It always feels good to unveil a painting. A process of letting go of it and knowing its good enough, its finished. The ritual of photographing my work is always a celebration. For precision I’ll engage a tripod, a level and a measuring tape and then I’ll wait to position the painting in the best ambient light possible. The completion of this painting is extra special, significant in ways that its difficult to describe. I recently posted a picture of me at the easel working on this one and I think most people assumed that it was current, it was actually taken about a year ago. Despite the mass of canvas I was working on, it came together very quickly. I have more total hours in many paintings one tenth the size. It took a year to complete because of the events that took place in my life during that time. I’ll try to explain.
The year began with the purchase of a new home. We had been living in a tiny apartment for a year and it felt good to have more space for ourselves and for visits from family and friends. The wall of the long skinny living room begged for attention and a very big painting was born. For a long time, it was good enough unfinished to just warm the space up with light and color. It hung on the wall somewhat askew and strips of blue painters tape held the two canvas’ together.
Last June, my youngest daughter was preparing to get married and a Bridal Shower took place at our home. It turned out to be the first and last opportunity to bring my Dad to our house. He so much enjoyed being part of the celebration. While the Ladies sat at the dining room table, He and I sat in the living room eating finger foods and talking about life. Dad had really not seen much of my work in person before. He knew about my artistic ambitions and he more than anyone knew what I had given up to pursue them, but he had never felt the space that I create in. He stared at the big painting for the longest time, impressed by the details and the colors, he loved it. On a number of occasions during the following weeks he would ask me if I had finished the painting. Dad died on August 12th.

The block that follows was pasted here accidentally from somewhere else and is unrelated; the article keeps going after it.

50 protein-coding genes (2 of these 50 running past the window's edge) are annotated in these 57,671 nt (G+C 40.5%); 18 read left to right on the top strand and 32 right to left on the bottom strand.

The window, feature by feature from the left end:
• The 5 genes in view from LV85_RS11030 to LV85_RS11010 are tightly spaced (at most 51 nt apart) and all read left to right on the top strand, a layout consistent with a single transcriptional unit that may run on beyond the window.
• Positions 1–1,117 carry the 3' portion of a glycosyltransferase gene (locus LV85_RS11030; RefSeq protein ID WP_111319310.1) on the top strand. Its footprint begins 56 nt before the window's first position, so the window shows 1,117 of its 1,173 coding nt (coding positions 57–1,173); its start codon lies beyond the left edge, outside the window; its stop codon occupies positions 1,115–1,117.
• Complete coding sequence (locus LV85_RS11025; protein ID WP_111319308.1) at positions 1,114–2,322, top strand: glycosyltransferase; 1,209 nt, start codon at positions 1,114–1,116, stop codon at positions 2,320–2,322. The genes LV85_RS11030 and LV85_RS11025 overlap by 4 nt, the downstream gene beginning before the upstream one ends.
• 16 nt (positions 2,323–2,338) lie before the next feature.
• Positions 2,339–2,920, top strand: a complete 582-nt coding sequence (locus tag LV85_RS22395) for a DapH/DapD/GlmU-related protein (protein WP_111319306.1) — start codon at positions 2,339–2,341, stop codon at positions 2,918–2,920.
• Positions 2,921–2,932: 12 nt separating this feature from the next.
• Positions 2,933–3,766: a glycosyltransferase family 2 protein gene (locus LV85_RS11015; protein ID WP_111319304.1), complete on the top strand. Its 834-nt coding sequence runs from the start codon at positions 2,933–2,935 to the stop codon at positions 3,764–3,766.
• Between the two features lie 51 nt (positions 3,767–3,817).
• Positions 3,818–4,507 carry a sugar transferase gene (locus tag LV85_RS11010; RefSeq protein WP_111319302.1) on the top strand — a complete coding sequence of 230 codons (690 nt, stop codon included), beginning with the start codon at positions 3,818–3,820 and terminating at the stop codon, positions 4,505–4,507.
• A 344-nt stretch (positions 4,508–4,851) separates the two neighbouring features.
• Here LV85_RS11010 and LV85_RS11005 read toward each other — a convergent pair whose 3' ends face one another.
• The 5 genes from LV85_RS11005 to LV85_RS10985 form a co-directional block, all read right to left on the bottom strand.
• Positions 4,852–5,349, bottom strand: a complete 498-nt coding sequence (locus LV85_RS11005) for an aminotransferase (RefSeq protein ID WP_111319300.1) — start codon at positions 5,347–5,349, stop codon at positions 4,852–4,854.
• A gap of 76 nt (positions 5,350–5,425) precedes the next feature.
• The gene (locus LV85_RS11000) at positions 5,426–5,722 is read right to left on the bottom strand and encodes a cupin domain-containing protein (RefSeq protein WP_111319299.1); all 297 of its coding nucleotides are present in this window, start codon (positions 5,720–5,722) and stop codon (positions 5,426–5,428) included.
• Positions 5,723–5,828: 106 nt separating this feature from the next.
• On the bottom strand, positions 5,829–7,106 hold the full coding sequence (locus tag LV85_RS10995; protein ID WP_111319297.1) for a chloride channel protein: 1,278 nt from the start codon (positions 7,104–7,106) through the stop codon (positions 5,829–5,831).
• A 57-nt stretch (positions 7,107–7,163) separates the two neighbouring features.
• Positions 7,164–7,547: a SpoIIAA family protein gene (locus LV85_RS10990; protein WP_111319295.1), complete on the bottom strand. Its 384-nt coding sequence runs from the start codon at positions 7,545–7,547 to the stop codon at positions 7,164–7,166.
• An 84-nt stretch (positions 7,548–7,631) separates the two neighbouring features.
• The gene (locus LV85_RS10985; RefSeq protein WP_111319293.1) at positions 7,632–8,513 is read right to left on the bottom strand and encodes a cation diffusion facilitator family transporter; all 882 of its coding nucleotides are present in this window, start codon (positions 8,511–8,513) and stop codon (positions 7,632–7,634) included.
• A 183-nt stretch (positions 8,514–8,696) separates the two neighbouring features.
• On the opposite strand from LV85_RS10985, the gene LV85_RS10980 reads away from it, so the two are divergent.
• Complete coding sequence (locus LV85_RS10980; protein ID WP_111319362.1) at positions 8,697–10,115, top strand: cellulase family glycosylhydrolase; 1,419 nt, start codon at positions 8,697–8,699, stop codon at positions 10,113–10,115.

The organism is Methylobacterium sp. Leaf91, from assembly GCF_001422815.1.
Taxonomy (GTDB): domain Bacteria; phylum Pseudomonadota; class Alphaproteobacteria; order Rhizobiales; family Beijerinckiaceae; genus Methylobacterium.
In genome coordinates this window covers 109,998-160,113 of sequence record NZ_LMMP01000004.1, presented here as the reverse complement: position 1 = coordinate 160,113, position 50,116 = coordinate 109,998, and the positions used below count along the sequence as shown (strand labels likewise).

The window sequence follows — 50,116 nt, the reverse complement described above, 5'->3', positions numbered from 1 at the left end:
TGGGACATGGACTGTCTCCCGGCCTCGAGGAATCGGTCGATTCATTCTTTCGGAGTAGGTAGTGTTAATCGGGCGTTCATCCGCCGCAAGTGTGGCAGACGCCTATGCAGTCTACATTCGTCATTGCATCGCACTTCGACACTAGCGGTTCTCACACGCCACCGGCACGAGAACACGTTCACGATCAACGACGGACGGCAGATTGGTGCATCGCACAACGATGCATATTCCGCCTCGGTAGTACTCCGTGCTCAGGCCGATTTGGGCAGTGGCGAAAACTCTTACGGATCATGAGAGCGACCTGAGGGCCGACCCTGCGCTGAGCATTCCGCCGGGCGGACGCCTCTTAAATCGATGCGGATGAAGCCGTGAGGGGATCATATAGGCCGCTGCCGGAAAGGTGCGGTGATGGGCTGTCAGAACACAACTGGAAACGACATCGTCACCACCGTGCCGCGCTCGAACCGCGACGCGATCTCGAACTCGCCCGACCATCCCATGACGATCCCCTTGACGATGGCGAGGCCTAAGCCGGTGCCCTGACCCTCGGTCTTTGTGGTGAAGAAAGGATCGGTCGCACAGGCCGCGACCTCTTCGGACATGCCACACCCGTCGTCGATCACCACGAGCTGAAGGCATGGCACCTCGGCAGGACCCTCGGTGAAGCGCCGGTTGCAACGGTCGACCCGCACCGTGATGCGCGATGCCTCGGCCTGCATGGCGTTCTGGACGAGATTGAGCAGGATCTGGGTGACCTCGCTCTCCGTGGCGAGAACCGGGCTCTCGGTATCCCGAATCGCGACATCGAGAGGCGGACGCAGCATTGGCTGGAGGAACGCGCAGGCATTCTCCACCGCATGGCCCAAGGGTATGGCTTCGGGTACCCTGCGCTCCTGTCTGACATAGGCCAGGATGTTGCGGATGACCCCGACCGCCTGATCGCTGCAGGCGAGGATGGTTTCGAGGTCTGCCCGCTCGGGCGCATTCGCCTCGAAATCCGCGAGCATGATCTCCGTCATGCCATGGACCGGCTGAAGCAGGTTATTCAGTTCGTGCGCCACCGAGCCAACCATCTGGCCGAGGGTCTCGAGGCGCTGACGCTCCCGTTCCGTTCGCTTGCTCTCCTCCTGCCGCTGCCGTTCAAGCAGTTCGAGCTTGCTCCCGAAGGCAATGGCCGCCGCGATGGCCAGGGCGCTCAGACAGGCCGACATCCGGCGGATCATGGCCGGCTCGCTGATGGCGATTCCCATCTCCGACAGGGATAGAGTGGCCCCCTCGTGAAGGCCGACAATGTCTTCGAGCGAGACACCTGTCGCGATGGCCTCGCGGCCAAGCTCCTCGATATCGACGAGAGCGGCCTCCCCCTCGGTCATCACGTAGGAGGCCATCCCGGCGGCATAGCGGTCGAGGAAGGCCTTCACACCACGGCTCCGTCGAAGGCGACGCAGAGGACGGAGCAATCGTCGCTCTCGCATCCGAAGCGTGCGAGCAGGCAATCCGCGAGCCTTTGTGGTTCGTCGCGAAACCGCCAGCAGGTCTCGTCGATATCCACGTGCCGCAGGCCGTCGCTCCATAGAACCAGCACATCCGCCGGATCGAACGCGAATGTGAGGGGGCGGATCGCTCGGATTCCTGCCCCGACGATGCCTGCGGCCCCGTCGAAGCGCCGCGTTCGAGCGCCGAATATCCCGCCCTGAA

I procrastinated on finishing the painting for the longest time. I think I was fearful of painting over all of the love and warm memories that had attached themselves to its surface. This week, the finishing touches went on effortlessly in the end and the two pieces are now held together tightly by a border made of red oak. Well, what do you think Dad?
A side note to all of my readers. I’ve entered a few photographs in the national FineArtAmerica.com photo contest and I’m pushing one in particular just to make it to the judging round. If you would be so kind to look at my post titled “Three Inspiring Quotes About Thinking Big” and cast a vote my way for “Back In The Day”, I would be forever grateful.